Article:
Several genetic susceptibility loci have been identified that may account for higher risk through reduced ability to cope with environmental insults. Tumors detected early are often managed effectively by surgical resection and/or hormone ablation therapy. However, a significant percentage of tumors will resume growth in the absence of androgens. This chapter provides an understanding of the transformation from androgen dependent to androgen independent prostate cancer. It also discusses the clinical correlation and functional roles of hyaluronan (HA) synthases, hyaluronidases, and HA receptors in specific aspects of prostate cancer. Relatively few genetic determinants of prostate cancer have been identified and the well documented role of inflammation in prostate carcinogenesis is addressed. Synthesis and deposition of HA is normally associated with cell division, motility, transformation, and vascular development in embryogenesis. Many studies have demonstrated the strong correlation between HA accumulation and malignancy in solid tumors. HA production in cultured tumor cells is significantly stimulated by growth factors and proinflammatory cytokines are known to be elevated in human prostate cancer specimens. Various studies suggest an important link between clinically relevant tumor proliferation signals and inappropriate HA biosynthesis.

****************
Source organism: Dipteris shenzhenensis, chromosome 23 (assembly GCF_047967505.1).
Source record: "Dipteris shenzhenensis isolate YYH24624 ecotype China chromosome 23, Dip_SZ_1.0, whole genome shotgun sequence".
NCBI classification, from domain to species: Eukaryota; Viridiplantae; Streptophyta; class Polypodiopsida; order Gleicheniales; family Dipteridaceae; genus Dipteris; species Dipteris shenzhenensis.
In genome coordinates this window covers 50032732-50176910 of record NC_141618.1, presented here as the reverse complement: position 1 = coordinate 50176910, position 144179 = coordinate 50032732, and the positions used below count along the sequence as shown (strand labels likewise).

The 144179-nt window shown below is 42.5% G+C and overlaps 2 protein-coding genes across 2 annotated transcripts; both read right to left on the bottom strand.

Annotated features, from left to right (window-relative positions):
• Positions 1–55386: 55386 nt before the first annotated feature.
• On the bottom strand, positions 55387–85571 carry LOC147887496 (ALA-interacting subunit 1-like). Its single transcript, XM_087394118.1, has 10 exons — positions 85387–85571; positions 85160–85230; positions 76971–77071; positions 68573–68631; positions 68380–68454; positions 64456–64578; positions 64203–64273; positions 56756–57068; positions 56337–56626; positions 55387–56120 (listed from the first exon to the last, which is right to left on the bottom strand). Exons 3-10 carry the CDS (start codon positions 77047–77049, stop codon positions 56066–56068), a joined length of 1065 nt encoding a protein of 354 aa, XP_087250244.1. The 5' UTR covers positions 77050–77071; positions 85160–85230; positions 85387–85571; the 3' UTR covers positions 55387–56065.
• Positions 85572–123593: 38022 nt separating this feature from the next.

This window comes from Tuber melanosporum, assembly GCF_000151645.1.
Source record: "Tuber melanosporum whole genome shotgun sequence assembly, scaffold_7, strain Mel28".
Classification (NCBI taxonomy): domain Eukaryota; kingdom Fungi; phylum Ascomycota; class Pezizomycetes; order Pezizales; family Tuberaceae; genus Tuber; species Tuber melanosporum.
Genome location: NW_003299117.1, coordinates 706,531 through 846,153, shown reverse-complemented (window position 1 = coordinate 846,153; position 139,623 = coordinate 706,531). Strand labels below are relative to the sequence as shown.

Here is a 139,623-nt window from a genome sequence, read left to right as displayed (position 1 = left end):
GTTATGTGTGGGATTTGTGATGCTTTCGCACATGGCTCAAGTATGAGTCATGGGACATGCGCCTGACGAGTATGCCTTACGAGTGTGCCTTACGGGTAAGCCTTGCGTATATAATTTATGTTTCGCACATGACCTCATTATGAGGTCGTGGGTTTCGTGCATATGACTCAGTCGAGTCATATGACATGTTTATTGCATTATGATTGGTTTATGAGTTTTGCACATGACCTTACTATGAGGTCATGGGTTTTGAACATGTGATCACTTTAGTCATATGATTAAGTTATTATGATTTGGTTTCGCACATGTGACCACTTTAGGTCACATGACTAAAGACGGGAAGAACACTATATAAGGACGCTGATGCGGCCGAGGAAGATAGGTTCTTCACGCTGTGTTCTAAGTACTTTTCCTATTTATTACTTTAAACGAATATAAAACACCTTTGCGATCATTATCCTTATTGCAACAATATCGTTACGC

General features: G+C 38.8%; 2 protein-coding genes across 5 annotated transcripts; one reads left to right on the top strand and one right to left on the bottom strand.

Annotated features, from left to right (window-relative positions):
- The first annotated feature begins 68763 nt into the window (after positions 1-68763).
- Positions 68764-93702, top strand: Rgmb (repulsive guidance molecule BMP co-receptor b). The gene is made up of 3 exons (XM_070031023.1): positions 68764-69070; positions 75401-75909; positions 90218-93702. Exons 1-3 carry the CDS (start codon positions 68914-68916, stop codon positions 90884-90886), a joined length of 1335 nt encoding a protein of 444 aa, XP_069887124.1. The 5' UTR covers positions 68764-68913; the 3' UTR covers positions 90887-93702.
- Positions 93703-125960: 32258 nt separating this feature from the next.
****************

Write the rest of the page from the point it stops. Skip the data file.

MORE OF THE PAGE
ASJC Scopus subject areas
- Biochemistry, Genetics and Molecular Biology(all)